Magazine Archive 12-2018

Politics dominate!

The very day we sent this edition of pv magazine, the final for 2018, to the printer, the Australian Labor Party announced a multifaceted suite of policy measures aimed at fostering cheaper, cleaner power for business and homeowners into the future.

Moment in the sun

Solar stocks have outperformed the broader market since our last publication on October 16.

Zero planning security

“I’m not installing anymore this year – I’m not going to put myself through that kind of stress.” You increasingly hear this or something similar when you talk shop to planners or installers in Germany these days. And you can also hear some variant of, “If I order more modules now, can you guarantee me that I’ll actually get them on time?” In short, there is a simmering discontent in the market that occasionally boils over into all-out anger but also expresses itself as simple resignation. So, what is it that has quashed the generally positive mood so quickly?

Positive signals from China boost 2019 forecasts

The Chinese market is rebounding from its 31/5 setback. Demand could reach 42.5 GW next year, writes PV InfoLink Chief Analyst Corrine Lin. But the actual target will depend on China’s official target announcements at the end of this year. If the target is set high, actual demand is likely to be higher than anticipated.

Revamping and repowering: the size of the opportunity

The concept of revamping and repowering is one of the newest terms in the solar industry. As the installed base of photovoltaic (PV) systems ages, the concept of upgrading and improving operating plants becomes increasingly relevant to both manufacturers and PV plant asset managers. However, the real market size for new PV components in existing plants will depend on the characteristics of each plant, the overall regulatory framework and the economic benefits that will accrue to asset managers.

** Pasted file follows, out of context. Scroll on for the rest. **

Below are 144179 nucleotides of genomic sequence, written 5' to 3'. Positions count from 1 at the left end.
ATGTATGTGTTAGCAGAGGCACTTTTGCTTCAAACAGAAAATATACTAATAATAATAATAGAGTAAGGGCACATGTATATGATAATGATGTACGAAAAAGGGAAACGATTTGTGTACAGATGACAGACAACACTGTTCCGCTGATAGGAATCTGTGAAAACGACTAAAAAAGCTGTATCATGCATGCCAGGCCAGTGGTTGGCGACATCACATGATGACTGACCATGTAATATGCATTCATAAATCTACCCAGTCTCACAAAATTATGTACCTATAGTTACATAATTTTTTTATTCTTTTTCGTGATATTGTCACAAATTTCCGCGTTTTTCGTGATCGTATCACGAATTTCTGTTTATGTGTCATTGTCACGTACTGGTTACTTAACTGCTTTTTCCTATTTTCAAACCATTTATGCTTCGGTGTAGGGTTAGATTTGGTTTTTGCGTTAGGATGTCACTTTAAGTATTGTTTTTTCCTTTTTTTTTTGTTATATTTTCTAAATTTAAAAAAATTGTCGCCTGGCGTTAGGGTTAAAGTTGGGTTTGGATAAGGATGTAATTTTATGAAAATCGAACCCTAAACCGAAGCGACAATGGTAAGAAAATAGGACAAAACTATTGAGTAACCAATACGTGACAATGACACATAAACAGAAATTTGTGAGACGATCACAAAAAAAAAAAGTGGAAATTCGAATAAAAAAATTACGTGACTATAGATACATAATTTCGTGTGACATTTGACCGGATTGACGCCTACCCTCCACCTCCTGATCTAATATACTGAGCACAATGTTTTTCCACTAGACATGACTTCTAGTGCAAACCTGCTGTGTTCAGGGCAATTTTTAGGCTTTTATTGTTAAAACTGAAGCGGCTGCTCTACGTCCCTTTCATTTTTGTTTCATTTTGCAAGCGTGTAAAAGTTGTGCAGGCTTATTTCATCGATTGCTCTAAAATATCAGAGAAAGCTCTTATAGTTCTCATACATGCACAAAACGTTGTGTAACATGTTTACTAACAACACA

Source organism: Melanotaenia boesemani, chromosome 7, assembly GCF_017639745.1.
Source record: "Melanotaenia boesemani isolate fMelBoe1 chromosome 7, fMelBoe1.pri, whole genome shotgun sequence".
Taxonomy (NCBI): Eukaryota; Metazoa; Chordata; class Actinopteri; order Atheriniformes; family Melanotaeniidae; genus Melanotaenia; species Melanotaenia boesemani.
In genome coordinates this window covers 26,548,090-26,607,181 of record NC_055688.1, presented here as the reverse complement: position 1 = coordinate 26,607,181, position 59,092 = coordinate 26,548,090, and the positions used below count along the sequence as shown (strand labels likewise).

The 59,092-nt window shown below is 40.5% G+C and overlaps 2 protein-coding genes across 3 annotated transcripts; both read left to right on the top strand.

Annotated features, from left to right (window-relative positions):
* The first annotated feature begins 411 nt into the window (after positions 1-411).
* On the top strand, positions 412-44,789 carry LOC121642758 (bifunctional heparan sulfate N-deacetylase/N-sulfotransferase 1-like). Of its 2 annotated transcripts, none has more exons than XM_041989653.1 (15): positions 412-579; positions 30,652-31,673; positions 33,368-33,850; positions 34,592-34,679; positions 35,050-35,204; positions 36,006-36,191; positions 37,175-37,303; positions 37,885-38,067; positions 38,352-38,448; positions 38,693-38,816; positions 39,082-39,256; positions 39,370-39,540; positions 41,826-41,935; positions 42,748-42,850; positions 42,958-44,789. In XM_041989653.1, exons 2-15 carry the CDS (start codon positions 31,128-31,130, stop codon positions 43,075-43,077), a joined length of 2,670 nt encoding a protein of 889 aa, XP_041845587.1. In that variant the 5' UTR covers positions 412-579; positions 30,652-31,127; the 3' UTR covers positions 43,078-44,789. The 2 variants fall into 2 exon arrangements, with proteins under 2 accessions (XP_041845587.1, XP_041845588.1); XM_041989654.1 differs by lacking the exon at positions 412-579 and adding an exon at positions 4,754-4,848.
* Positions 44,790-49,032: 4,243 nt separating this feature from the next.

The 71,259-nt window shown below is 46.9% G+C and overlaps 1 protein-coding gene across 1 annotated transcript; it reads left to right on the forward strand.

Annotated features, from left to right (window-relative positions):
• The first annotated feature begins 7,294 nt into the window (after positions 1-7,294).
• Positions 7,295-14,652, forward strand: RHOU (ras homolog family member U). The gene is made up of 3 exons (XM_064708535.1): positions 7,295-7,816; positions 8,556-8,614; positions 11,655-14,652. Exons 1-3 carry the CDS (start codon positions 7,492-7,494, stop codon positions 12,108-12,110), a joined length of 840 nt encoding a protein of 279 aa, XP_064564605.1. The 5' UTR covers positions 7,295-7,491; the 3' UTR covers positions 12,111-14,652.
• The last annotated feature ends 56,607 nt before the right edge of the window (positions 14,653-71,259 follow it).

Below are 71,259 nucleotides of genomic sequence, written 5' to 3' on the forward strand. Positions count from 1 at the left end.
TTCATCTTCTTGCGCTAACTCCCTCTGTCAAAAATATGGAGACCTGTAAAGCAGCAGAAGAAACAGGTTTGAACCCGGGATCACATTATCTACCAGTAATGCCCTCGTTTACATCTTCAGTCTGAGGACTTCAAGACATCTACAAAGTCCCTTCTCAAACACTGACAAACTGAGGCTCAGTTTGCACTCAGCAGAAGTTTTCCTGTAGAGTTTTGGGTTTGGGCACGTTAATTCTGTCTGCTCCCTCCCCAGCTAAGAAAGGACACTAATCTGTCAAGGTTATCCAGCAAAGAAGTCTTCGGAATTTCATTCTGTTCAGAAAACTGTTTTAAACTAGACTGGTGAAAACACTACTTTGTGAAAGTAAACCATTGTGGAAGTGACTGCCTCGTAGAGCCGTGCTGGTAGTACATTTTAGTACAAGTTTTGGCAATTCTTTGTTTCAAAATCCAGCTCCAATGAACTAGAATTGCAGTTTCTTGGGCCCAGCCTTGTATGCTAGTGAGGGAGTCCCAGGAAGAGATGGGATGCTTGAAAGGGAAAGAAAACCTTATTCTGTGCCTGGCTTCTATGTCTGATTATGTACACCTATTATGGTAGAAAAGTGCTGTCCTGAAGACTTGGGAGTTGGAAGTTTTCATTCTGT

What to expect of 2019 with one caveat; it can all change in an instant

At the beginning of 2018, expectations were high for another high growth year. Pundits expected over 110 GWp of PV installations, perhaps as high as 130 GWp. Manufacturers confidently announced capacity expansion plans based on the assumption that strong growth was a certainty. It was not to be.

A call to action

Solar PV has come a long way as a power generation technology. As highlighted in SolarPower Europe’s Global Market Outlook for 2018 to 2022, solar added 98 GW of net generation capacity last year, eclipsing all other forms of electricity generation. But solar needs to do a lot more, and to do it very soon if we want to limit greenhouse gas (GHG) emissions and keep global warming to below 1.5°C from pre-industrial levels.

China’s 31/5 malaise

While recent signs from the Chinese administration, including the National Energy Administration, are that the PV sector in the country will return to robust health, the contagion of the 31/5 policies is still being felt throughout the supply chain. Vincent Shaw in Shanghai investigates the symptoms and causes of Chinese solar’s ill health.

The sun mine

The country boasting the highest solar irradiance in Europe has now clearly resumed its race to become a superpower in renewable energy. Pushed by its large-scale segment, the Spanish PV market is expected to see strong growth for the entire next decade. Several factors are contributing to short-term success, including lower module costs and a hike in prices in the local spot electricity market. A series of challenges, however, may provide lower than expected growth, such as grid capacity and rules for access. Although the current Spanish government is seeking to improve the regulatory framework, caution must be advised on the policy side.

Now or never for the EU

The European solar industry is on its knees, but the EU appears willing to set a course for reconstruction. With SolarPower Europe and the European Solar Manufacturing Council, there are now two associations that are actively advancing a course for strong solar industrial policy among the EU bureaucrats in Brussels. The goals, however, are somewhat different.

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